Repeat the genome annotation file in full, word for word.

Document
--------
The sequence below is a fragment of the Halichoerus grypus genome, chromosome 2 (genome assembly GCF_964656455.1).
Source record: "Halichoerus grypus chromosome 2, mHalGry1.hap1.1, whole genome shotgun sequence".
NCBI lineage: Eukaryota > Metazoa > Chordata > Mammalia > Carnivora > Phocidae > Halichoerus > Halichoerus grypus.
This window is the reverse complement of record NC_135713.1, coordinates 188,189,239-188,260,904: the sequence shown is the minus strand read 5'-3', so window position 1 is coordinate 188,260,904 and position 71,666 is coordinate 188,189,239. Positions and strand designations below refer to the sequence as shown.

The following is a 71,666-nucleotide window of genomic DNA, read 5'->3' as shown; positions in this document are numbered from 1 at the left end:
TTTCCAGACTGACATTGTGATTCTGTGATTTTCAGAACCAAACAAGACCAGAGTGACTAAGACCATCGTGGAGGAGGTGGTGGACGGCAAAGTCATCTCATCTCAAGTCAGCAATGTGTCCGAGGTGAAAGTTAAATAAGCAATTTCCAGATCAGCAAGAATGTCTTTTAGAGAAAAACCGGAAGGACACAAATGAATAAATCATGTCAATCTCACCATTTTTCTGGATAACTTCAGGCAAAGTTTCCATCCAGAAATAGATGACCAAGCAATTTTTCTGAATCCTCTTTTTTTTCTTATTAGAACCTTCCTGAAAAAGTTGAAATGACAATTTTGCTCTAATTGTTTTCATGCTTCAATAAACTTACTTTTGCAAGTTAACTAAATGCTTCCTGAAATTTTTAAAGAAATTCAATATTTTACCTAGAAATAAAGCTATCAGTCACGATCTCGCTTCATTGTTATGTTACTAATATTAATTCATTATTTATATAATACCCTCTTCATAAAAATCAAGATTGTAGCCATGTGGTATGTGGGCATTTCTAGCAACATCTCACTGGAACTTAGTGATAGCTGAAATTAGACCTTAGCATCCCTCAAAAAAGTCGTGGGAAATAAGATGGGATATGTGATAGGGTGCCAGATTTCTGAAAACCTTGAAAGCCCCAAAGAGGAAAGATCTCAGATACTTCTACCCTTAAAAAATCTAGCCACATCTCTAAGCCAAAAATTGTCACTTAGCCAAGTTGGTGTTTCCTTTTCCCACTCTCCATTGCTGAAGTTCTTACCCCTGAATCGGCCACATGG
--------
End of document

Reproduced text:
The sequence below is a fragment of the Halichoerus grypus genome, chromosome 2 (genome assembly GCF_964656455.1).
Source record: "Halichoerus grypus chromosome 2, mHalGry1.hap1.1, whole genome shotgun sequence".
NCBI lineage: Eukaryota > Metazoa > Chordata > Mammalia > Carnivora > Phocidae > Halichoerus > Halichoerus grypus.
This window is the reverse complement of record NC_135713.1, coordinates 188,189,239-188,260,904: the sequence shown is the minus strand read 5'-3', so window position 1 is coordinate 188,260,904 and position 71,666 is coordinate 188,189,239. Positions and strand designations below refer to the sequence as shown.

The following is a 71,666-nucleotide window of genomic DNA, read 5'->3' as shown; positions in this document are numbered from 1 at the left end:
TTTCCAGACTGACATTGTGATTCTGTGATTTTCAGAACCAAACAAGACCAGAGTGACTAAGACCATCGTGGAGGAGGTGGTGGACGGCAAAGTCATCTCATCTCAAGTCAGCAATGTGTCCGAGGTGAAAGTTAAATAAGCAATTTCCAGATCAGCAAGAATGTCTTTTAGAGAAAAACCGGAAGGACACAAATGAATAAATCATGTCAATCTCACCATTTTTCTGGATAACTTCAGGCAAAGTTTCCATCCAGAAATAGATGACCAAGCAATTTTTCTGAATCCTCTTTTTTTTCTTATTAGAACCTTCCTGAAAAAGTTGAAATGACAATTTTGCTCTAATTGTTTTCATGCTTCAATAAACTTACTTTTGCAAGTTAACTAAATGCTTCCTGAAATTTTTAAAGAAATTCAATATTTTACCTAGAAATAAAGCTATCAGTCACGATCTCGCTTCATTGTTATGTTACTAATATTAATTCATTATTTATATAATACCCTCTTCATAAAAATCAAGATTGTAGCCATGTGGTATGTGGGCATTTCTAGCAACATCTCACTGGAACTTAGTGATAGCTGAAATTAGACCTTAGCATCCCTCAAAAAAGTCGTGGGAAATAAGATGGGATATGTGATAGGGTGCCAGATTTCTGAAAACCTTGAAAGCCCCAAAGAGGAAAGATCTCAGATACTTCTACCCTTAAAAAATCTAGCCACATCTCTAAGCCAAAAATTGTCACTTAGCCAAGTTGGTGTTTCCTTTTCCCACTCTCCATTGCTGAAGTTCTTACCCCTGAATCGGCCACATGG